Call for ALISE Book Series Proposals (Association for Library and Information Science Education)

The ALISE Book Series, published by Rowman & Littlefield, addresses issues critical to Library and Information Science education and research through the publication of epistemologically grounded scholarly texts which are inclusive of regional and national contexts around the world.

Series Editors

Call for Proposals

Before submitting your proposal for the series, please review the guidelines.

Proposals relating to education and/or research in the following broad areas, inter alia, are welcome:

  • Education of library and information professionals
  • Socio-cultural or international perspectives in library and information services
  • Information and communication technologies
  • Cultural heritage preservation and promotion
  • Data and knowledge management
  • Data science
  • Human-computer interaction and design
  • Information organization and retrieval
  • Information services and practices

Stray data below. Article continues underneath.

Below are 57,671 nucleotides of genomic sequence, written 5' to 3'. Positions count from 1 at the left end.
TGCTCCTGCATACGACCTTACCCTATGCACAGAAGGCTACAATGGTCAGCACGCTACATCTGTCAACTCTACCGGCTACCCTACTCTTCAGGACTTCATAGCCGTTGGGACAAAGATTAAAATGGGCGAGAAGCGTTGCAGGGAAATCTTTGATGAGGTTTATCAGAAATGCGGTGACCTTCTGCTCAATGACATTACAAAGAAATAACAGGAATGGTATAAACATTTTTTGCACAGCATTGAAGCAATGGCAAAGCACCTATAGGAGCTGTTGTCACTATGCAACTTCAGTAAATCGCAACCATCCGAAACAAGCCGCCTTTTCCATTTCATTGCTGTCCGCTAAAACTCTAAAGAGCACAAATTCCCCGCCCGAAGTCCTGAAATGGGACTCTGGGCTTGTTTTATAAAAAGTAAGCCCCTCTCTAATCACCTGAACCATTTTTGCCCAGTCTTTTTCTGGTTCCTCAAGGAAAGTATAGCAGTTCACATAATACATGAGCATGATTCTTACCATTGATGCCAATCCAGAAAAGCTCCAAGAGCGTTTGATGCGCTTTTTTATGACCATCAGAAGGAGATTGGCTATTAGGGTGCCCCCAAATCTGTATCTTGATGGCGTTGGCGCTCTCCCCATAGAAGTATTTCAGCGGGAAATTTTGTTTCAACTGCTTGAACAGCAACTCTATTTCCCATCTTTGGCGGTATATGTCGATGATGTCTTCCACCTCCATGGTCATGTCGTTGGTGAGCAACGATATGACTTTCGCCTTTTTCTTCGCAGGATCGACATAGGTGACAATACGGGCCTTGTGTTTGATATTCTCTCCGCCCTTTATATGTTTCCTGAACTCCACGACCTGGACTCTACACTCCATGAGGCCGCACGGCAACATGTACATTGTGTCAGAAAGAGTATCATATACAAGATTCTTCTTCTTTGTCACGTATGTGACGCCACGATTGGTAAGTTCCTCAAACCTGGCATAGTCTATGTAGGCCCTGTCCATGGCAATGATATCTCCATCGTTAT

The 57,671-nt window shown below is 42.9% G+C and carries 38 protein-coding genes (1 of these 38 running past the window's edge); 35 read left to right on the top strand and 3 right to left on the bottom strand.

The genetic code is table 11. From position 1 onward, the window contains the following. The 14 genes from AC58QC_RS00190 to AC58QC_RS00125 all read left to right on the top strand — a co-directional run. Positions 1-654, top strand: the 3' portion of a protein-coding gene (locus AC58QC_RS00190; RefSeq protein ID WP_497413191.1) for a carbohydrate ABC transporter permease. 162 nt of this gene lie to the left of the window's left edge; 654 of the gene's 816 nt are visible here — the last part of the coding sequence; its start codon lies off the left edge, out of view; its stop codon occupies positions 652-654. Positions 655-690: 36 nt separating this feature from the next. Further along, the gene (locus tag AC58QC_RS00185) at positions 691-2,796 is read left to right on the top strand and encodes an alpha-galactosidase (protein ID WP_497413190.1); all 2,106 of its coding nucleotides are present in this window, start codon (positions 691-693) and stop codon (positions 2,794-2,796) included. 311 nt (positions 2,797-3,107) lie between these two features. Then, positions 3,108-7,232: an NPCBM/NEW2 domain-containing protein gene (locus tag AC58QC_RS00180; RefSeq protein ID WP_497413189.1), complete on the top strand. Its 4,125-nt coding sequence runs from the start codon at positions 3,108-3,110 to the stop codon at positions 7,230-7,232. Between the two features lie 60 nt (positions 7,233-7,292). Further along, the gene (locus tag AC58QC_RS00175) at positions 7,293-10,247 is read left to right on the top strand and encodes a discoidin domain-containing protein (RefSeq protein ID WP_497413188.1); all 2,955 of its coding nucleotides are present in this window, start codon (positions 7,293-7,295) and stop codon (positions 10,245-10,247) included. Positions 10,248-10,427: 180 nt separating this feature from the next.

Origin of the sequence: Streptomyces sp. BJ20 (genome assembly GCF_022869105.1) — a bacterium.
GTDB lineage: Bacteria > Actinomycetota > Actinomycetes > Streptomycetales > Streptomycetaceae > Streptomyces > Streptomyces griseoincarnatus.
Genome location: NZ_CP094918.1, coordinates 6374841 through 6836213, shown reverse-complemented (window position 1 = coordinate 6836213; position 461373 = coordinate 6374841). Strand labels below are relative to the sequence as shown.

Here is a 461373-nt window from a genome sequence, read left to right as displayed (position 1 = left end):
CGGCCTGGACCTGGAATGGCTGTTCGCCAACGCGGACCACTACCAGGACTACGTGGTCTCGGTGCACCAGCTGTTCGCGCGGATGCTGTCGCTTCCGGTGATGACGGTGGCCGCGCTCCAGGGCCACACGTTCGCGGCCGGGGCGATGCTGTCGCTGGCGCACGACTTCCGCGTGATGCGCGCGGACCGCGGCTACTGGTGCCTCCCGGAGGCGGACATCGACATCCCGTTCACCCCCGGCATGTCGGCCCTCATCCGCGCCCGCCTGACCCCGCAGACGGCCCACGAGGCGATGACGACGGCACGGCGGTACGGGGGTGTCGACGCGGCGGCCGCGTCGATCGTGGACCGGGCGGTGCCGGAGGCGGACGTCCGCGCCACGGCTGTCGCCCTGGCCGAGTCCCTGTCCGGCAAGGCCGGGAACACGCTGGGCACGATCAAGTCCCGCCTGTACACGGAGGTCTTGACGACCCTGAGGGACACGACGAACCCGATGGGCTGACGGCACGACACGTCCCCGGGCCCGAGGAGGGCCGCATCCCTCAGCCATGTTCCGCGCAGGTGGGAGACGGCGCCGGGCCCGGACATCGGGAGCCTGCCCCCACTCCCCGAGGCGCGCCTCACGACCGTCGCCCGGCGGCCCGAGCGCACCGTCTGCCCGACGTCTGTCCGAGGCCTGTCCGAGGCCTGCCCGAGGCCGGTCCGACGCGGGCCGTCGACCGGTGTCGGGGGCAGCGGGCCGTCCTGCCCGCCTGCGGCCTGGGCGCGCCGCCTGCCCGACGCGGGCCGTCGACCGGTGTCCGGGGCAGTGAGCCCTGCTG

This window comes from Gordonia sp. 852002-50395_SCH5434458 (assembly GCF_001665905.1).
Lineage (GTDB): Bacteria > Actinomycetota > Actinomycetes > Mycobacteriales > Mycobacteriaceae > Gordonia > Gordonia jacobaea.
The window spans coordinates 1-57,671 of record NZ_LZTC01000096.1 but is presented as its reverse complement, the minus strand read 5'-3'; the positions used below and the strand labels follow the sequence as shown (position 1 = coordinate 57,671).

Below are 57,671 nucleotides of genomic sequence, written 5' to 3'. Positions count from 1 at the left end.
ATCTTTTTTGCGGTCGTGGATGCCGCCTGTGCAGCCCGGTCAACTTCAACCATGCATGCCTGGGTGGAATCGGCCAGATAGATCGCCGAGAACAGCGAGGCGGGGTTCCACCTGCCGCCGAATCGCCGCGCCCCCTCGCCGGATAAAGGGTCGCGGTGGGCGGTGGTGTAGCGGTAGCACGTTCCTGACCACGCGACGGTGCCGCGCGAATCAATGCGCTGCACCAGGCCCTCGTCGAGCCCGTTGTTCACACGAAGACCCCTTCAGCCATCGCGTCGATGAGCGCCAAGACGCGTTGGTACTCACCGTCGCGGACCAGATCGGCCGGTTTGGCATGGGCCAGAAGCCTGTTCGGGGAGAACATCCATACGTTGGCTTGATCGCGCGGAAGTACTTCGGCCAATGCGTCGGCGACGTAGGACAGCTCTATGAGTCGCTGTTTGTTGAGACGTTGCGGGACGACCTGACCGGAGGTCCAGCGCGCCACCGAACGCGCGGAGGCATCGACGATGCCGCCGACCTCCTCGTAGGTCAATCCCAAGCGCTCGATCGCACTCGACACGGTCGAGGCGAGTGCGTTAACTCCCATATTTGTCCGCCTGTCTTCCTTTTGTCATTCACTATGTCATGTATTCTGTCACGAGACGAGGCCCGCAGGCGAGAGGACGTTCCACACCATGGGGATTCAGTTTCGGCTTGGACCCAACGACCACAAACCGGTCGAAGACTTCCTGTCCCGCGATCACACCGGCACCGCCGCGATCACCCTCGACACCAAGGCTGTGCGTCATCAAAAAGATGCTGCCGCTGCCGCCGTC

About ALISE

The Association for Library and Information Science Education is a non-profit organization that serves as the intellectual home of faculty, staff, and students in Library and Information Science and allied disciplines. It promotes innovation and excellence internationally through leadership, collaboration, advocacy, and dissemination of scholarship.

New/Recent Books

Information Systems: Process and Practice
Edited by Christine Urquhart, Faten Hamad, Dina Tbaishat, and Alison Yeoman

The Stuff of Bits: An Essay on the Materialities of Information 
by Paul Douris

Capturing Our Stories: An Oral History of Librarianship in Transition
A. Arro Smith

The Silence of the Archive
David Thomas, Simon Fowler, and Valerie Johnson

Creating Exhibits That Engage: A Manual for Museums and Historical Organizations
John Summers

Cultural Heritage Care and Management: Theory and Practice
edited by Cecilia Lizama Salvatore

Things Great and Small: Collections Management Policies, Second Edition
John E. Simmons